What qualifications does a speaker need to teach expanded CLE courses involving subjects other than law and lawyering skills?

Supreme Court Rule(s) cited in FAQ: Rule 795.

Expanded CLE courses involve courses such as technology, medical, accounting, tax, sexual harassment prevention training, law practice management, business development, marketing, and social media. The individual or group teaching an expanded CLE course must be qualified by practical or academic experience. Rule 795(a)(4). In expanded CLE courses, at least one faculty member must be qualified to (1) teach the expanded CLE topic and (2) relate that topic to attorneys, the practice of law, or the legal profession in general. Rule 795(a)(2) and (4). 

Whether an attorney or non-attorney is teaching, the provider must establish both requirements to teach the course by submitting brief biographical information with the accreditation application.  When the speaker is an attorney, the attorney’s bio needs to demonstrate academic or practical experience with the course content. As an attorney, the Board presumes that the speaker is qualified to relate the content to attorneys.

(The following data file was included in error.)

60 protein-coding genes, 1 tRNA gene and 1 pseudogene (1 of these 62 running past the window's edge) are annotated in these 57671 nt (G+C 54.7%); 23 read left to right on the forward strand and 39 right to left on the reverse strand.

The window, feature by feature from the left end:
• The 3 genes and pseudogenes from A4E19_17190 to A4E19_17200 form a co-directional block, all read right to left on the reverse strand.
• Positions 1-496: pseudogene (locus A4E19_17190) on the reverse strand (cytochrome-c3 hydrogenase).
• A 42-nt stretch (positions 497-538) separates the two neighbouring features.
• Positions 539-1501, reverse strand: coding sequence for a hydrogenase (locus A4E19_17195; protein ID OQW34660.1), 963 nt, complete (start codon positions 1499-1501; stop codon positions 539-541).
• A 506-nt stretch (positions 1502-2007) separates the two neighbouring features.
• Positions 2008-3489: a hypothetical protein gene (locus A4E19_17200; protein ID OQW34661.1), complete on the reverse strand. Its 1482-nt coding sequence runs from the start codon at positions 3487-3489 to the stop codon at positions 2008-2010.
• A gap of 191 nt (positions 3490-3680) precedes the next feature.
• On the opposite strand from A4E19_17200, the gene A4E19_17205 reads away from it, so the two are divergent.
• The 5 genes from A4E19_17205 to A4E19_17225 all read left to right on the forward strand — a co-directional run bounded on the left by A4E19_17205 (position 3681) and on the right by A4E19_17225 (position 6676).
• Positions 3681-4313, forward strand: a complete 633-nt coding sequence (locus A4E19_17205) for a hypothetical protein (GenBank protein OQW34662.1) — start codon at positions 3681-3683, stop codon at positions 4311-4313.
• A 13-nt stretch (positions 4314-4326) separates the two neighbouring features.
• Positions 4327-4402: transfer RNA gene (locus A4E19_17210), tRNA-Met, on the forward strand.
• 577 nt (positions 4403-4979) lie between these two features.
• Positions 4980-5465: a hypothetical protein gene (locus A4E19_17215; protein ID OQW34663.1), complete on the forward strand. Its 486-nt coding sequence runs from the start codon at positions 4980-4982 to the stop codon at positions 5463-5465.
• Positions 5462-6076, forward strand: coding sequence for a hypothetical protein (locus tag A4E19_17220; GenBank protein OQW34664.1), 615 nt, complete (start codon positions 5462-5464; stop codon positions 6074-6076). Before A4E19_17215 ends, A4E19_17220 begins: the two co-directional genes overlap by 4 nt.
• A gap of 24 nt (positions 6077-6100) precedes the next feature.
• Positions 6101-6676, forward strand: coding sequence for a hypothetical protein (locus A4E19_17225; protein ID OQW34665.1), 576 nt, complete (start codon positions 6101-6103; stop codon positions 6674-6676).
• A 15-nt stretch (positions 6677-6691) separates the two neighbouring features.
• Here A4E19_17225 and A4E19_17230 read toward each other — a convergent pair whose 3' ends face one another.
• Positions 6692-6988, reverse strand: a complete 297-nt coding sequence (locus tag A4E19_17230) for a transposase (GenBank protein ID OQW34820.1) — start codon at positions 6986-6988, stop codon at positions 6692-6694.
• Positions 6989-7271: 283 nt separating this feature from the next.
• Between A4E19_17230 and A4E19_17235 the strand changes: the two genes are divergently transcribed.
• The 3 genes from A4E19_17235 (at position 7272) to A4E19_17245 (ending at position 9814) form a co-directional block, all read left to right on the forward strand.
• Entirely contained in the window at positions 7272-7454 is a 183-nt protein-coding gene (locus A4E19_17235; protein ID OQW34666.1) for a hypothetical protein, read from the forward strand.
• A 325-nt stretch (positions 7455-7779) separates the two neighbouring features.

When a nonlawyer is teaching, the bio must show that the speaker has sufficient practical or academic experience to teach the course’s subject matter and relate that subject matter to lawyers, the practice of law, or the legal profession. A nonlawyer typically gains practical experience by working with lawyers or working in the legal profession. By itself, prior experience teaching CLE does not demonstrate sufficient academic or practical experience to relate the course’s subject matter to attorneys. To show sufficient academic or practical experience, a provider may choose to include an attorney as another speaker or may identify a specific attorney as being available for questions during or after the course.

For example, a physician with experience as an expert witness may teach lawyers about cross-examining medical expert witnesses. A person who has set up law firm websites and is aware that ethical considerations play a role in law firm websites might teach attorneys how to establish a presence on social media. A person who has worked with attorneys as an accident reconstruction expert may teach attorneys about determining a vehicle’s speed by the length of skid marks. In each of these situations, the nonlawyer’s bio must describe the speaker’s experience working with attorneys, in the practice of law, or in the legal profession. That experience gives the speaker sufficient knowledge to relate the expanded CLE topic to the lawyers in the audience.

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